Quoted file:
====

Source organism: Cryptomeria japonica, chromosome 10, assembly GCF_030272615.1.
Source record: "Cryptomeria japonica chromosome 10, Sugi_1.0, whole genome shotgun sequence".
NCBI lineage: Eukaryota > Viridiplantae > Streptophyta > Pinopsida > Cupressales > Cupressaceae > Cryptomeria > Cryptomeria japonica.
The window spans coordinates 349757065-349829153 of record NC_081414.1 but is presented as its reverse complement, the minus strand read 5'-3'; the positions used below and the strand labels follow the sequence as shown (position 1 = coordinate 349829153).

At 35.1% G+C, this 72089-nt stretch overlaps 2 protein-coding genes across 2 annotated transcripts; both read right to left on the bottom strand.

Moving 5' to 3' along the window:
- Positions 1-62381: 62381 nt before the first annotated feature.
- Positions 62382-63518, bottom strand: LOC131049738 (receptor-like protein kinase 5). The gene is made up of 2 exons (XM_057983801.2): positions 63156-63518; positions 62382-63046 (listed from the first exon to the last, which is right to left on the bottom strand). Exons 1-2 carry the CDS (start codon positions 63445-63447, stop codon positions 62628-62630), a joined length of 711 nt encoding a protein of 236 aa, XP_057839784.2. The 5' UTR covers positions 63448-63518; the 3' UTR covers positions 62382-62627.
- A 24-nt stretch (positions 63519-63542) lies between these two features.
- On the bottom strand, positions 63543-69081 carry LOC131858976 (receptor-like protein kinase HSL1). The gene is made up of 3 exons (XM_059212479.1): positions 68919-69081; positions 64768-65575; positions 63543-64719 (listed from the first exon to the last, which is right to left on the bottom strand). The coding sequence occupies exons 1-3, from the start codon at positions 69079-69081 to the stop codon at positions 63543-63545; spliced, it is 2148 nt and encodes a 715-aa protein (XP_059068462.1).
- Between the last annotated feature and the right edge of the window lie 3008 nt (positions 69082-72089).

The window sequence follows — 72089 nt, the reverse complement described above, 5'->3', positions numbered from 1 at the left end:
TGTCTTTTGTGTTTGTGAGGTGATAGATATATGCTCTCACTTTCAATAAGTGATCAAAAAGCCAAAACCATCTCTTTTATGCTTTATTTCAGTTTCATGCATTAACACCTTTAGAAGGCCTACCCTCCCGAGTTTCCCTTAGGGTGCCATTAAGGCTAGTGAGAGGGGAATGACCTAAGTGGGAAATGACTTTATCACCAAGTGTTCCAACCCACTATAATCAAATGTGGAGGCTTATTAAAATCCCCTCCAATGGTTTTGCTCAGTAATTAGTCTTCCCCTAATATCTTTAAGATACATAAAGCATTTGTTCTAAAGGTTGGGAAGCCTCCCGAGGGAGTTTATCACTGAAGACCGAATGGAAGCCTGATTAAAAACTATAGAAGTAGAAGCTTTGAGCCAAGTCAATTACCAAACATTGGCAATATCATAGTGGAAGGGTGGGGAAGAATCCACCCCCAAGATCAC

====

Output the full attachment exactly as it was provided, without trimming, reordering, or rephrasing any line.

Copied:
Source organism: Cryptomeria japonica, chromosome 10, assembly GCF_030272615.1.
Source record: "Cryptomeria japonica chromosome 10, Sugi_1.0, whole genome shotgun sequence".
NCBI lineage: Eukaryota > Viridiplantae > Streptophyta > Pinopsida > Cupressales > Cupressaceae > Cryptomeria > Cryptomeria japonica.
The window spans coordinates 349757065-349829153 of record NC_081414.1 but is presented as its reverse complement, the minus strand read 5'-3'; the positions used below and the strand labels follow the sequence as shown (position 1 = coordinate 349829153).

At 35.1% G+C, this 72089-nt stretch overlaps 2 protein-coding genes across 2 annotated transcripts; both read right to left on the bottom strand.

Moving 5' to 3' along the window:
- Positions 1-62381: 62381 nt before the first annotated feature.
- Positions 62382-63518, bottom strand: LOC131049738 (receptor-like protein kinase 5). The gene is made up of 2 exons (XM_057983801.2): positions 63156-63518; positions 62382-63046 (listed from the first exon to the last, which is right to left on the bottom strand). Exons 1-2 carry the CDS (start codon positions 63445-63447, stop codon positions 62628-62630), a joined length of 711 nt encoding a protein of 236 aa, XP_057839784.2. The 5' UTR covers positions 63448-63518; the 3' UTR covers positions 62382-62627.
- A 24-nt stretch (positions 63519-63542) lies between these two features.
- On the bottom strand, positions 63543-69081 carry LOC131858976 (receptor-like protein kinase HSL1). The gene is made up of 3 exons (XM_059212479.1): positions 68919-69081; positions 64768-65575; positions 63543-64719 (listed from the first exon to the last, which is right to left on the bottom strand). The coding sequence occupies exons 1-3, from the start codon at positions 69079-69081 to the stop codon at positions 63543-63545; spliced, it is 2148 nt and encodes a 715-aa protein (XP_059068462.1).
- Between the last annotated feature and the right edge of the window lie 3008 nt (positions 69082-72089).

The window sequence follows — 72089 nt, the reverse complement described above, 5'->3', positions numbered from 1 at the left end:
TGTCTTTTGTGTTTGTGAGGTGATAGATATATGCTCTCACTTTCAATAAGTGATCAAAAAGCCAAAACCATCTCTTTTATGCTTTATTTCAGTTTCATGCATTAACACCTTTAGAAGGCCTACCCTCCCGAGTTTCCCTTAGGGTGCCATTAAGGCTAGTGAGAGGGGAATGACCTAAGTGGGAAATGACTTTATCACCAAGTGTTCCAACCCACTATAATCAAATGTGGAGGCTTATTAAAATCCCCTCCAATGGTTTTGCTCAGTAATTAGTCTTCCCCTAATATCTTTAAGATACATAAAGCATTTGTTCTAAAGGTTGGGAAGCCTCCCGAGGGAGTTTATCACTGAAGACCGAATGGAAGCCTGATTAAAAACTATAGAAGTAGAAGCTTTGAGCCAAGTCAATTACCAAACATTGGCAATATCATAGTGGAAGGGTGGGGAAGAATCCACCCCCAAGATCAC